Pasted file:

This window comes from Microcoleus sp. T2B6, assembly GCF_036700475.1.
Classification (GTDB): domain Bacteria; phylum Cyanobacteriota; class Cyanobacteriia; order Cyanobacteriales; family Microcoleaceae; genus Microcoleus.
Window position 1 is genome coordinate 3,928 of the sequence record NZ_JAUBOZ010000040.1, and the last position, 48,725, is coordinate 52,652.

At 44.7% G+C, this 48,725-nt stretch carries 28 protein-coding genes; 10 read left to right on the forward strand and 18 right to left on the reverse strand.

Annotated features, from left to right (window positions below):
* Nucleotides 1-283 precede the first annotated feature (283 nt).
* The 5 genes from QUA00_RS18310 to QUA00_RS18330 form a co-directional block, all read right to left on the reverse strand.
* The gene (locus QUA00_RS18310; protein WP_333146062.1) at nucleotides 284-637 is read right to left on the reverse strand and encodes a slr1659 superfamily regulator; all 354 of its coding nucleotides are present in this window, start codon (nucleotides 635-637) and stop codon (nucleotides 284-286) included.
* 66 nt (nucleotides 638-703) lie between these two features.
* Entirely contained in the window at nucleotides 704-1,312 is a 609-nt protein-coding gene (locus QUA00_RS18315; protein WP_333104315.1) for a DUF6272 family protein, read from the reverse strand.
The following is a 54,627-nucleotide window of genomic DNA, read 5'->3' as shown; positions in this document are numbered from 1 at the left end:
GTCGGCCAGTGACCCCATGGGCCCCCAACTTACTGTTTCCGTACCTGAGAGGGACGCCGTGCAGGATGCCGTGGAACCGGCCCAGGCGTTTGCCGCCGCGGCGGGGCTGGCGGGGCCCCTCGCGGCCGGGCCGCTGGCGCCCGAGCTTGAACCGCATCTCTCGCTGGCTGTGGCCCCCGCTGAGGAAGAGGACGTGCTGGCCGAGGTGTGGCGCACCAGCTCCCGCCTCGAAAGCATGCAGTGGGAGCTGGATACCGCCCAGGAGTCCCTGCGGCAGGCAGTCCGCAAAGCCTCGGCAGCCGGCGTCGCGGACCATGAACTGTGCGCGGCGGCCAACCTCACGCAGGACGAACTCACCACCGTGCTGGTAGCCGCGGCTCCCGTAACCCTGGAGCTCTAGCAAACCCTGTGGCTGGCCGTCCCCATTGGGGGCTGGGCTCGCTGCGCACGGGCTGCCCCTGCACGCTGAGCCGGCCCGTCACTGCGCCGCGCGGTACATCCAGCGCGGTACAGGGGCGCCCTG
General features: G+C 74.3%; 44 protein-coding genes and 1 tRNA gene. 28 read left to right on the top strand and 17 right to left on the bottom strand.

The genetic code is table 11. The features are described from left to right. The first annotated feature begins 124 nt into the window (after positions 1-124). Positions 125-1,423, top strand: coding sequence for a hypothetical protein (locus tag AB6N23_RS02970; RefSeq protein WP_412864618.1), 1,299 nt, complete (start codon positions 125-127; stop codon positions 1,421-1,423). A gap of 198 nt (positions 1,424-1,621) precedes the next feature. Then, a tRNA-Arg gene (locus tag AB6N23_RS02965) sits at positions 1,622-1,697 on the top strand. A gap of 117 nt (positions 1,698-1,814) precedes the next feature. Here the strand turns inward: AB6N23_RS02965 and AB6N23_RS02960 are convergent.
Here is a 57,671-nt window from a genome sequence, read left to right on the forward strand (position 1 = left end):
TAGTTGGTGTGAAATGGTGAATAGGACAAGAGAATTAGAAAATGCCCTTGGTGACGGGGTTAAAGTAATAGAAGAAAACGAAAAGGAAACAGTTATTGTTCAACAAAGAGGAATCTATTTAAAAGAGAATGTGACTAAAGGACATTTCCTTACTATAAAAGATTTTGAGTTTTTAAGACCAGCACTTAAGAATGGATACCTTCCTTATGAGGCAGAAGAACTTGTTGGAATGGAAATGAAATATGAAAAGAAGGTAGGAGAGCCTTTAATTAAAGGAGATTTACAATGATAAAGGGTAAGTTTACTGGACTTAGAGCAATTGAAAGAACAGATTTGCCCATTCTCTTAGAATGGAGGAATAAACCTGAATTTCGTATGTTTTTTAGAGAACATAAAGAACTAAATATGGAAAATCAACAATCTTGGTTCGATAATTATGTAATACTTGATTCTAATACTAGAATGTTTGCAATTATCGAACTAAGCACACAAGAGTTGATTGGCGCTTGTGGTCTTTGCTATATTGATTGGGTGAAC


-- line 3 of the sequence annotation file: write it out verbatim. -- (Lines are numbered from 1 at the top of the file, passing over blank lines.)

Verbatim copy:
Window position 1 is genome coordinate 3,928 of the sequence record NZ_JAUBOZ010000040.1, and the last position, 48,725, is coordinate 52,652.